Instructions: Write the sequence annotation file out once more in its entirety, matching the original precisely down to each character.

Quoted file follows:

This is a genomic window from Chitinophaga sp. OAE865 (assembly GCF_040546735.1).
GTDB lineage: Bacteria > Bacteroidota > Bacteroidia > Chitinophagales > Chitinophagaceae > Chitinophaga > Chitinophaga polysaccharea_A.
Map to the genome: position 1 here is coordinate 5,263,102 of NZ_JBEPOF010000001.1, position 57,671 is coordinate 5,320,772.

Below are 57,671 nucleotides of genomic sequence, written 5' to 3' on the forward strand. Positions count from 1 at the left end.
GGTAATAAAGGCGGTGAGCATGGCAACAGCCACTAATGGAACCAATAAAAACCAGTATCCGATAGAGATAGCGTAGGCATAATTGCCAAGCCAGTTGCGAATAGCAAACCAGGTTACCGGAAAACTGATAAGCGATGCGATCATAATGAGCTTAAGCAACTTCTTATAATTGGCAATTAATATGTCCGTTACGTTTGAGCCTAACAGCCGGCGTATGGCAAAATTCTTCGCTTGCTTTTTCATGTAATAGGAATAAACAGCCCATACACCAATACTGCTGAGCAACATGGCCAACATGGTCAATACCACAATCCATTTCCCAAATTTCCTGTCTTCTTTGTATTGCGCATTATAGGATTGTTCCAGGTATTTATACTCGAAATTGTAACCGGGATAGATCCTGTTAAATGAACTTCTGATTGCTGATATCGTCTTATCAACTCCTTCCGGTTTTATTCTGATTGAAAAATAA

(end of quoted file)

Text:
This is a genomic window from Chitinophaga sp. OAE865 (assembly GCF_040546735.1).
GTDB lineage: Bacteria > Bacteroidota > Bacteroidia > Chitinophagales > Chitinophagaceae > Chitinophaga > Chitinophaga polysaccharea_A.
Map to the genome: position 1 here is coordinate 5,263,102 of NZ_JBEPOF010000001.1, position 57,671 is coordinate 5,320,772.

Below are 57,671 nucleotides of genomic sequence, written 5' to 3' on the forward strand. Positions count from 1 at the left end.
GGTAATAAAGGCGGTGAGCATGGCAACAGCCACTAATGGAACCAATAAAAACCAGTATCCGATAGAGATAGCGTAGGCATAATTGCCAAGCCAGTTGCGAATAGCAAACCAGGTTACCGGAAAACTGATAAGCGATGCGATCATAATGAGCTTAAGCAACTTCTTATAATTGGCAATTAATATGTCCGTTACGTTTGAGCCTAACAGCCGGCGTATGGCAAAATTCTTCGCTTGCTTTTTCATGTAATAGGAATAAACAGCCCATACACCAATACTGCTGAGCAACATGGCCAACATGGTCAATACCACAATCCATTTCCCAAATTTCCTGTCTTCTTTGTATTGCGCATTATAGGATTGTTCCAGGTATTTATACTCGAAATTGTAACCGGGATAGATCCTGTTAAATGAACTTCTGATTGCTGATATCGTCTTATCAACTCCTTCCGGTTTTATTCTGATTGAAAAATAA